At any rate, I also lost the first version of this piece, so in order to post anything at all, I’m going to have to write extremely brief reviews of the films I watched this summer. Hey, that’s the trend on the web anyway, right? (Buzzfeed!) No one wants to read anything lengthy.

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NOTE: If you haven’t watched Season 5 of Mad Men, you shouldn’t read this.

I haven’t screened many films of late, but in a sense, I’ve been watching—or rewatching—one movie with more than 50 acts. I’ve gone back through all five seasons of Mad Men and in many cases, it felt like I was seeing an episode for the first time. A show that moves as slowly as it does wouldn’t seem to support multiple views, but in fact, Mad Men’s fierce commitment to detail makes revisiting it as pleasurable as thumbing through a favorite novel to locate that one sentence that stays on your mind.

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Let’s not bury the lede: I didn’t make it. I couldn’t watch 30 films in 30 days. Life intervened. I did, however, make it to 23. I suppose this needs to be filed under the category of Noble Failure. I also learned that if I don’t write the reviews directly after watching the films, I’ll never do it.  (And it took me an extra month just to finish this wrapup.) But I’m not giving up. We’ll try it again when the weather grows colder.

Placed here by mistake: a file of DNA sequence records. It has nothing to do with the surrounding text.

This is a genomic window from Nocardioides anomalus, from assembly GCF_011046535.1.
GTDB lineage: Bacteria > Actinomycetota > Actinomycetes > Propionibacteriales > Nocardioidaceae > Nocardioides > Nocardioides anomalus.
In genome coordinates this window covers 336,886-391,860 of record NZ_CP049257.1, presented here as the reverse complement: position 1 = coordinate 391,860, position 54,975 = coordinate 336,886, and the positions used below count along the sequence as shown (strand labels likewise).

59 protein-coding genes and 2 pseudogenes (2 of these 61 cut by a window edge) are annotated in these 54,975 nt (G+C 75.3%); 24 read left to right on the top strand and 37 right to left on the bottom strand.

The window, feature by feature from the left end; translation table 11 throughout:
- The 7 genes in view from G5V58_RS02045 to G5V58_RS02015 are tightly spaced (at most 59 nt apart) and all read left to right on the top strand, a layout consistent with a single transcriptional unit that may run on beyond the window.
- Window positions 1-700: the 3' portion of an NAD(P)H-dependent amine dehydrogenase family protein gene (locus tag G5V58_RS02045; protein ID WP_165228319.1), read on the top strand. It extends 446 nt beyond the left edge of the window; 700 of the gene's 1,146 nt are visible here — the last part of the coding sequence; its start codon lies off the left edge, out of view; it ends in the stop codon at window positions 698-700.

In the meantime, let’s take a look at what was able to screen:

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I was surprised how good I thought Paper Moon was. Like so many, I had become accustomed to the fall from grace narrative that has followed Peter Bogdanovich. His Sopranos appearances. His books on cinema. His incessant references to Welles, “Hitch” and others, always wearing the ever-present ascot. It’s all had the effect of someone playing a cameo in his own life, cobbling together bits and pieces of what he used to be.